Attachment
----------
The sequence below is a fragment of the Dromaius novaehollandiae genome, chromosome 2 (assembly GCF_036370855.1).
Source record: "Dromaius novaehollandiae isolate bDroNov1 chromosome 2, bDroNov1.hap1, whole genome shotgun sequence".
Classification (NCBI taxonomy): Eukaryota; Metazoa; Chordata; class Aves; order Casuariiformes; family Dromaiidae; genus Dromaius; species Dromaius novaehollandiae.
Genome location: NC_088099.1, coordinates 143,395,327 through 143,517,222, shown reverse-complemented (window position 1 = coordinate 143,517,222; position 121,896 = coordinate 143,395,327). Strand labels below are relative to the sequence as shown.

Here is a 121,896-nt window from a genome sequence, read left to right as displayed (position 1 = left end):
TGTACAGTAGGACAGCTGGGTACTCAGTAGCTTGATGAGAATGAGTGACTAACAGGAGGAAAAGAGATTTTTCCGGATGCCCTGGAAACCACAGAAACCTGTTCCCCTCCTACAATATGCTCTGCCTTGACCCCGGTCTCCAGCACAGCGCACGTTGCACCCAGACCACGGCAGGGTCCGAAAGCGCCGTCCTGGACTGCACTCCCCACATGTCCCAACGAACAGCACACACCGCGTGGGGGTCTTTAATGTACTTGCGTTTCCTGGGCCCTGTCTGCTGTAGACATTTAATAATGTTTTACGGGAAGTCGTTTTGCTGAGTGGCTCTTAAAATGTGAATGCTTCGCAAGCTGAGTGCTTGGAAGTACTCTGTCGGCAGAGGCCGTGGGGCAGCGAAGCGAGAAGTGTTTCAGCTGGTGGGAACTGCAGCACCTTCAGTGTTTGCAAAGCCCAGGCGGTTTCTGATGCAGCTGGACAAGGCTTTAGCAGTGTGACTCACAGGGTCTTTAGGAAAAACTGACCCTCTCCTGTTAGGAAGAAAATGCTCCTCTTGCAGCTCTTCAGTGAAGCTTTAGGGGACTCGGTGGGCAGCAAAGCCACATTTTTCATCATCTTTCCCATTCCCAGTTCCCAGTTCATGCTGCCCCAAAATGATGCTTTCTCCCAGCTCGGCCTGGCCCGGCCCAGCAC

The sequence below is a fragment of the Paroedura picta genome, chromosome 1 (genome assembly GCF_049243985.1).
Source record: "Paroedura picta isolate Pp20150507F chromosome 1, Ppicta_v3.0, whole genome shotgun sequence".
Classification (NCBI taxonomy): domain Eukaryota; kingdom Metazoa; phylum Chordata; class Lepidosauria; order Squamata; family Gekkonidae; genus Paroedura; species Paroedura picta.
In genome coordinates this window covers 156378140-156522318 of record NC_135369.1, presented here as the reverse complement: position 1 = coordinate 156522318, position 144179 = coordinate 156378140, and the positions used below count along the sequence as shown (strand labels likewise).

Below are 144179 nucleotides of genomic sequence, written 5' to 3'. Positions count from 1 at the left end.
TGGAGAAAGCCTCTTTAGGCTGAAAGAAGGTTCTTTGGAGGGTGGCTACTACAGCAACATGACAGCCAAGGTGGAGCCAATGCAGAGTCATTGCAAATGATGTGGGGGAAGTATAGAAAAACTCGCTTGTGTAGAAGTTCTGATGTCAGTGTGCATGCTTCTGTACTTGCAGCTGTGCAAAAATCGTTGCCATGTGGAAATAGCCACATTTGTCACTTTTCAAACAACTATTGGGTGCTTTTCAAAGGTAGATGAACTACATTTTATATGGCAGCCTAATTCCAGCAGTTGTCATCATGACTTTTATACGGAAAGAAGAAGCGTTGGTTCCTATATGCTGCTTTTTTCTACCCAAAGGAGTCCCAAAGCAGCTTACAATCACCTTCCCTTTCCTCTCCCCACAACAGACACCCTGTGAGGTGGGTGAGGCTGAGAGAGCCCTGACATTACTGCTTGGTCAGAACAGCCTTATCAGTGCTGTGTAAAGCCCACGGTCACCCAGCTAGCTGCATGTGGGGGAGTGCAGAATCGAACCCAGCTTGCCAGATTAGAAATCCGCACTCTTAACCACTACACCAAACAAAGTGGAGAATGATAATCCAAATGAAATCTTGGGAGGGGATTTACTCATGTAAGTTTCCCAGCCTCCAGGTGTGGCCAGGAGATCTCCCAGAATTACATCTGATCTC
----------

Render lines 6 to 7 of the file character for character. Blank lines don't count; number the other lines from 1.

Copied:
TGTACAGTAGGACAGCTGGGTACTCAGTAGCTTGATGAGAATGAGTGACTAACAGGAGGAAAAGAGATTTTTCCGGATGCCCTGGAAACCACAGAAACCTGTTCCCCTCCTACAATATGCTCTGCCTTGACCCCGGTCTCCAGCACAGCGCACGTTGCACCCAGACCACGGCAGGGTCCGAAAGCGCCGTCCTGGACTGCACTCCCCACATGTCCCAACGAACAGCACACACCGCGTGGGGGTCTTTAATGTACTTGCGTTTCCTGGGCCCTGTCTGCTGTAGACATTTAATAATGTTTTACGGGAAGTCGTTTTGCTGAGTGGCTCTTAAAATGTGAATGCTTCGCAAGCTGAGTGCTTGGAAGTACTCTGTCGGCAGAGGCCGTGGGGCAGCGAAGCGAGAAGTGTTTCAGCTGGTGGGAACTGCAGCACCTTCAGTGTTTGCAAAGCCCAGGCGGTTTCTGATGCAGCTGGACAAGGCTTTAGCAGTGTGACTCACAGGGTCTTTAGGAAAAACTGACCCTCTCCTGTTAGGAAGAAAATGCTCCTCTTGCAGCTCTTCAGTGAAGCTTTAGGGGACTCGGTGGGCAGCAAAGCCACATTTTTCATCATCTTTCCCATTCCCAGTTCCCAGTTCATGCTGCCCCAAAATGATGCTTTCTCCCAGCTCGGCCTGGCCCGGCCCAGCAC

The sequence below is a fragment of the Paroedura picta genome, chromosome 1 (genome assembly GCF_049243985.1).